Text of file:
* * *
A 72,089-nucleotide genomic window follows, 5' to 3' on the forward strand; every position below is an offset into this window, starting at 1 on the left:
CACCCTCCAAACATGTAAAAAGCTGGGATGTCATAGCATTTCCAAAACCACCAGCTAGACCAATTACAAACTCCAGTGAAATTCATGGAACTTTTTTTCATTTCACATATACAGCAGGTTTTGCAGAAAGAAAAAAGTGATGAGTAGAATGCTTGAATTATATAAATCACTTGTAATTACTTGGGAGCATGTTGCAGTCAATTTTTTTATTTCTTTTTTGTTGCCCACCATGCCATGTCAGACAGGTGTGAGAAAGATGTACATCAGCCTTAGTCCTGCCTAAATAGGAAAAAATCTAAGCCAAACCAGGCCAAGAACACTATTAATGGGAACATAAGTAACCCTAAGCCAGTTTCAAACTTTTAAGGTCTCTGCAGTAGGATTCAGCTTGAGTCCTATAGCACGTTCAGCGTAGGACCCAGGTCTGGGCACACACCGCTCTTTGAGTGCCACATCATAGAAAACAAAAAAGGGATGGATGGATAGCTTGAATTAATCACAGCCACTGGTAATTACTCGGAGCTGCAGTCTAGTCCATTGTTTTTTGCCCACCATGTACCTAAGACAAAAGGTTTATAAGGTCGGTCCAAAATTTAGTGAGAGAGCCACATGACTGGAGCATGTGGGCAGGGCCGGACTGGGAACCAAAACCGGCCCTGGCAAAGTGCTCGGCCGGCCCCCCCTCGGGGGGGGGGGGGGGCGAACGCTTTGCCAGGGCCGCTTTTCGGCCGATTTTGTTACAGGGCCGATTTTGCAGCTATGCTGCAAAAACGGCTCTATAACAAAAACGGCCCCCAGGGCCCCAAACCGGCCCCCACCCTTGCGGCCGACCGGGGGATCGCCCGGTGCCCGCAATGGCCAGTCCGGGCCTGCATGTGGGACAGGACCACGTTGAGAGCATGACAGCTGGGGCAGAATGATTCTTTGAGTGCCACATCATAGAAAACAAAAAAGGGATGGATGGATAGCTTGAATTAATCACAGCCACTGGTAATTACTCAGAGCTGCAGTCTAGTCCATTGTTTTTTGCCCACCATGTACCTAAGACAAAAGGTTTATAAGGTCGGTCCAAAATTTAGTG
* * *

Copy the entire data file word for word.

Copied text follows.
A 72,089-nucleotide genomic window follows, 5' to 3' on the forward strand; every position below is an offset into this window, starting at 1 on the left:
CACCCTCCAAACATGTAAAAAGCTGGGATGTCATAGCATTTCCAAAACCACCAGCTAGACCAATTACAAACTCCAGTGAAATTCATGGAACTTTTTTTCATTTCACATATACAGCAGGTTTTGCAGAAAGAAAAAAGTGATGAGTAGAATGCTTGAATTATATAAATCACTTGTAATTACTTGGGAGCATGTTGCAGTCAATTTTTTTATTTCTTTTTTGTTGCCCACCATGCCATGTCAGACAGGTGTGAGAAAGATGTACATCAGCCTTAGTCCTGCCTAAATAGGAAAAAATCTAAGCCAAACCAGGCCAAGAACACTATTAATGGGAACATAAGTAACCCTAAGCCAGTTTCAAACTTTTAAGGTCTCTGCAGTAGGATTCAGCTTGAGTCCTATAGCACGTTCAGCGTAGGACCCAGGTCTGGGCACACACCGCTCTTTGAGTGCCACATCATAGAAAACAAAAAAGGGATGGATGGATAGCTTGAATTAATCACAGCCACTGGTAATTACTCGGAGCTGCAGTCTAGTCCATTGTTTTTTGCCCACCATGTACCTAAGACAAAAGGTTTATAAGGTCGGTCCAAAATTTAGTGAGAGAGCCACATGACTGGAGCATGTGGGCAGGGCCGGACTGGGAACCAAAACCGGCCCTGGCAAAGTGCTCGGCCGGCCCCCCCTCGGGGGGGGGGGGGGGCGAACGCTTTGCCAGGGCCGCTTTTCGGCCGATTTTGTTACAGGGCCGATTTTGCAGCTATGCTGCAAAAACGGCTCTATAACAAAAACGGCCCCCAGGGCCCCAAACCGGCCCCCACCCTTGCGGCCGACCGGGGGATCGCCCGGTGCCCGCAATGGCCAGTCCGGGCCTGCATGTGGGACAGGACCACGTTGAGAGCATGACAGCTGGGGCAGAATGATTCTTTGAGTGCCACATCATAGAAAACAAAAAAGGGATGGATGGATAGCTTGAATTAATCACAGCCACTGGTAATTACTCAGAGCTGCAGTCTAGTCCATTGTTTTTTGCCCACCATGTACCTAAGACAAAAGGTTTATAAGGTCGGTCCAAAATTTAGTG